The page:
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Ubuntu’s declining popularity was a hot topic on the Internet recently, with a number of sites using Distrowatch's annual web rankings to ring alarm bells for the popular Linux distro. But there were those who looked askance at these reports -- and quite rightly so, accusing them of grossly exaggerating the extent of Ubuntu’s alleged decline. Whatever be the true extent of its decline, the fact is Ubuntu is still a very popular Linux distro and Canonical will have another chance of redeeming itself with Precise Pangolin in a few months’ time.
What better way of regaining lost ground than by luring back users with new features and enhancements. Ubuntu kernel engineer Colin King discussed one such improvement in a blog post on Tuesday. While admitting to below-par power saving features inside previous releases, King assured everyone of Canonical’s commitment to reducing battery consumption in Ubuntu this time around.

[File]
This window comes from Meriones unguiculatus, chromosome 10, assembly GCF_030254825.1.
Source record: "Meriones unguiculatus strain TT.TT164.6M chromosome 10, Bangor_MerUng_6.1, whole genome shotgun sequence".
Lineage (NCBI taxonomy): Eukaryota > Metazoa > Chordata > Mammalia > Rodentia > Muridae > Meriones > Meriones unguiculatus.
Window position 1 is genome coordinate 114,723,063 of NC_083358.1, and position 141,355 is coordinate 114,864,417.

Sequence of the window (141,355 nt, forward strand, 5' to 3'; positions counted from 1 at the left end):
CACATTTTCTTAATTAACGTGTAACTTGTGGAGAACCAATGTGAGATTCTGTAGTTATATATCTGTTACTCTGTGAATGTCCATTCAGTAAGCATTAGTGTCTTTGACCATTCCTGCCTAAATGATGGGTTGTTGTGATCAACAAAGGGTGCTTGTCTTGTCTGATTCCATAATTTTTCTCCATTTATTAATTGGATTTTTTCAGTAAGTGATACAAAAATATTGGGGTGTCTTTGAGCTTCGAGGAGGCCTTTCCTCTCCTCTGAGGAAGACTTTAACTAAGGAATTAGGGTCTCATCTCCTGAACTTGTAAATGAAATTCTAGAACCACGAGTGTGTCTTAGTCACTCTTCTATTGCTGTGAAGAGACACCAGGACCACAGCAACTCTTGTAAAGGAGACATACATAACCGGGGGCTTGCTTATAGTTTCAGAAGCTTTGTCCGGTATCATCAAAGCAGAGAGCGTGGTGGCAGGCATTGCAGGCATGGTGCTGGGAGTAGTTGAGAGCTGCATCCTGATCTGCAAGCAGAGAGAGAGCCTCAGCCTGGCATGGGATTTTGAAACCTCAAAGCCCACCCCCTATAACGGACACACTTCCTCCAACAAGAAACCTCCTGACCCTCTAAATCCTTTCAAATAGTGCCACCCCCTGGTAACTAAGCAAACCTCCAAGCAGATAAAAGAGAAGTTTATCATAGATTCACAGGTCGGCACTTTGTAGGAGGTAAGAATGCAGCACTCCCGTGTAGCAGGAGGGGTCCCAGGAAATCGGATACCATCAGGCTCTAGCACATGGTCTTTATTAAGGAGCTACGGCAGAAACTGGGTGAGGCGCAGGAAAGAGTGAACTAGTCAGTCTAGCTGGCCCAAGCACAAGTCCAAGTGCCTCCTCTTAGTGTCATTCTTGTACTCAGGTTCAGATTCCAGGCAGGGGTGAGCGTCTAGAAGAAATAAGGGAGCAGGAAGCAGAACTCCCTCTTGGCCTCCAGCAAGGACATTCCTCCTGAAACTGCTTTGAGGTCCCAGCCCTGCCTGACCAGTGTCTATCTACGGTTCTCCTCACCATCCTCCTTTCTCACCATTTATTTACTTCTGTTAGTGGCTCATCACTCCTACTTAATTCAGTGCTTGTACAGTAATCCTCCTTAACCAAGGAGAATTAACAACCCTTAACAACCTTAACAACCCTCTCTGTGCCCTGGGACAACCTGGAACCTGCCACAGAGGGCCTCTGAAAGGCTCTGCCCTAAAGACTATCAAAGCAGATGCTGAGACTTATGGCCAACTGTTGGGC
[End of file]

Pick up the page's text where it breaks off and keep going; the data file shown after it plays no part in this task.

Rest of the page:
“There has been a lot of anecdotal evidence of specific machines or power saving features behaving poorly over the past few cycles,” he wrote. “So, armed with a 6.5 digit precision multimeter from Fluke I've been measuring the power consumption on various laptops in different test scenarios to try and answer some outstanding questions.”
Some of the answers to the Ubuntu power-saving puzzle include the implementation of PCIe Active State Power Management (ASPM) and “putting USB and PCI controllers of devices like Webcams, SD card controllers, Wireless, Ethernet and Bluetooth into a lower power state.” However, Aggressive Link Power Management (ALPM) is still being tested for reliability and may or may not find its way into Ubuntu 12.04 Precise Pangolin.
King wants volunteers to help in the testing of these power-saving solutions by sparing “just a few tens of minutes” for some of the tests on https://wiki.ubuntu.com/Kernel/PowerManagement.
Image Credit: Canonical